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twh

Active Member
Camino(s) past & future
Frances May/June, 2018
Porto-Muxia-Finisterre Oct (2019)
I and many others have had great success with pacsafe products. It adds a few pounds of physical weight but releases a 100lbs of mental weight if your situation requires carrying more valuables than you want to. This will only stop a casual opportunistic thief of which there are few on the Camino.

see post #13 – products are from company called Pacsafe, search videos on youtube with product name to see demonstrations on how they work.

see post #37 – written before I left on Camino…I did take the 15L safe & will take it again on my next camino this fall. It adds a little physical weight but releases a 100lbs of mental weight....for me...YMMV.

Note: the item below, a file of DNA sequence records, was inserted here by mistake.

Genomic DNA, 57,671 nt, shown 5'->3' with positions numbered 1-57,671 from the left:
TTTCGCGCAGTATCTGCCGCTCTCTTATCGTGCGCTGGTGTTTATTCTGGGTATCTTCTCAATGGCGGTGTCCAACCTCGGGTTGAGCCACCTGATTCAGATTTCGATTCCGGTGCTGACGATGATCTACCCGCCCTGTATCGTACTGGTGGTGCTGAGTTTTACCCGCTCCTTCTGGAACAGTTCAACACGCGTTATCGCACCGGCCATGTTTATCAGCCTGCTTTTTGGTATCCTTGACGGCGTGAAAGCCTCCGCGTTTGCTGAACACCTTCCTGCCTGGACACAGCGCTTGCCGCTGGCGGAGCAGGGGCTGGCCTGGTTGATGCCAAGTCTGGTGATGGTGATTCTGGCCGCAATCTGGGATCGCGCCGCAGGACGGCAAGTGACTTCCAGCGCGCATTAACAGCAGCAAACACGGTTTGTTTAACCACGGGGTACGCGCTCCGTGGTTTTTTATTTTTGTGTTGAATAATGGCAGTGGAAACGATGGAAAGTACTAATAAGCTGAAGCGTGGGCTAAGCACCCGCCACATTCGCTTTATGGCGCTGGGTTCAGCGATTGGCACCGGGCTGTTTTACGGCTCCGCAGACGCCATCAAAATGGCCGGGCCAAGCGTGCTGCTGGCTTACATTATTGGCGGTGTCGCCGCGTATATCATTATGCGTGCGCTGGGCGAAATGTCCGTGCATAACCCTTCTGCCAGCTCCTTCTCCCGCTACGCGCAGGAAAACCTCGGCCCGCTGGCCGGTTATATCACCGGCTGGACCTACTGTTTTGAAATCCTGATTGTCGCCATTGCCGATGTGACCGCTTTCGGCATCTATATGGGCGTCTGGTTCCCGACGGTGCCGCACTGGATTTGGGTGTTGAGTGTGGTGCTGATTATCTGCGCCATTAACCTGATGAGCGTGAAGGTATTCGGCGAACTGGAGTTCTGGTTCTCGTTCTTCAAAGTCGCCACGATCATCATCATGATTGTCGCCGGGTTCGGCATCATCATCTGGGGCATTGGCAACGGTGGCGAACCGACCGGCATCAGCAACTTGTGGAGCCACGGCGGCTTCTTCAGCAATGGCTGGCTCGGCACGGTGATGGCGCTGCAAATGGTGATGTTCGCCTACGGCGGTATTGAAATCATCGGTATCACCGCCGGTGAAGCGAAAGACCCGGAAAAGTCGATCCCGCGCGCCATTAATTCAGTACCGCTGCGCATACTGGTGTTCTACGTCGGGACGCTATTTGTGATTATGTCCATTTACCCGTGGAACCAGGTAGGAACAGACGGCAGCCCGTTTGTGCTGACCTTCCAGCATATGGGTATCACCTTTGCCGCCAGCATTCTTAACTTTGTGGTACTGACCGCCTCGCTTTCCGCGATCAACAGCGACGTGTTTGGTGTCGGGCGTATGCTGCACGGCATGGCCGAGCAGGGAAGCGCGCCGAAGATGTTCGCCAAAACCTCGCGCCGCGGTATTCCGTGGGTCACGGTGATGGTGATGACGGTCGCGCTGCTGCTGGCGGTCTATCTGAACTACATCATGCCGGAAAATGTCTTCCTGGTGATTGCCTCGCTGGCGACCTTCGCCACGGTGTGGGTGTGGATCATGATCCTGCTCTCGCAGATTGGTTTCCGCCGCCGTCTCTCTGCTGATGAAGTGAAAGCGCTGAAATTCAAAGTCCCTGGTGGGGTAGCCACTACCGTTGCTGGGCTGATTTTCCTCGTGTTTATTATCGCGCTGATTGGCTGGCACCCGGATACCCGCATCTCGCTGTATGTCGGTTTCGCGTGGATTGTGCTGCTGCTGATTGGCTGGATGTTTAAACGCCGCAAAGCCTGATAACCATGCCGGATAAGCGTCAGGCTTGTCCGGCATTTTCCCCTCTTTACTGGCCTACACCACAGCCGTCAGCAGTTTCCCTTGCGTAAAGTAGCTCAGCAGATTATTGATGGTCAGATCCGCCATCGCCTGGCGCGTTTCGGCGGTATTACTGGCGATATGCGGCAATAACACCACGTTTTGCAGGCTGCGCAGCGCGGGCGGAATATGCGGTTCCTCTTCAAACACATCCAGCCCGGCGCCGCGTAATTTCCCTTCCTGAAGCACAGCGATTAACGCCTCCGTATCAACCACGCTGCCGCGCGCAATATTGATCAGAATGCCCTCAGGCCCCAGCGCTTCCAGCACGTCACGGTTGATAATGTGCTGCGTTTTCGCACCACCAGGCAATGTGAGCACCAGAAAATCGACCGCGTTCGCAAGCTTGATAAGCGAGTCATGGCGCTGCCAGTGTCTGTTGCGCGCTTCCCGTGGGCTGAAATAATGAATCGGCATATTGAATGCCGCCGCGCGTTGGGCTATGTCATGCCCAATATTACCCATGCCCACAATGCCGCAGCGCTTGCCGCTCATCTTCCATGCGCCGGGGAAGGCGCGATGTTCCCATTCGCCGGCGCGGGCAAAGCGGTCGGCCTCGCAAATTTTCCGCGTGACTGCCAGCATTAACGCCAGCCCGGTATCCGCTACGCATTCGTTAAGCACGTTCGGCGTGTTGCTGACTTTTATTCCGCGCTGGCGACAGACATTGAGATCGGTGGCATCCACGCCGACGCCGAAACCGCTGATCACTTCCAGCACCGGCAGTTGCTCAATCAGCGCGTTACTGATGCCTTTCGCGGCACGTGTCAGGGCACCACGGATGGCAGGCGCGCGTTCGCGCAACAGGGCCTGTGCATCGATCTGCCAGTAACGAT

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Sho

Member
Camino(s) past & future
Camino Francés, 2019
I use a lot of Pacsafe products. I've read negative reviews of Travelon (specific to the straps on bags coming unsewn). I will use my Pacsafe waist bag for the Camino, and normally only take it off to sleep (when it goes in my sleep sack with me) and the shower (when it will be with me in a dry bag).
 

trecile

Camino Addict
Camino(s) past & future
SJPDP-Finisterre X 2 - 2016 & 2017, El Norte - Irun to Vilalba 2018
I've read negative reviews of Travelon (specific to the straps on bags coming unsewn)
I have several Travelon crossbody purses, one of which has seen me through two Caminos, and have never had any problem with the straps.
 

Sho

Member
Camino(s) past & future
Camino Francés, 2019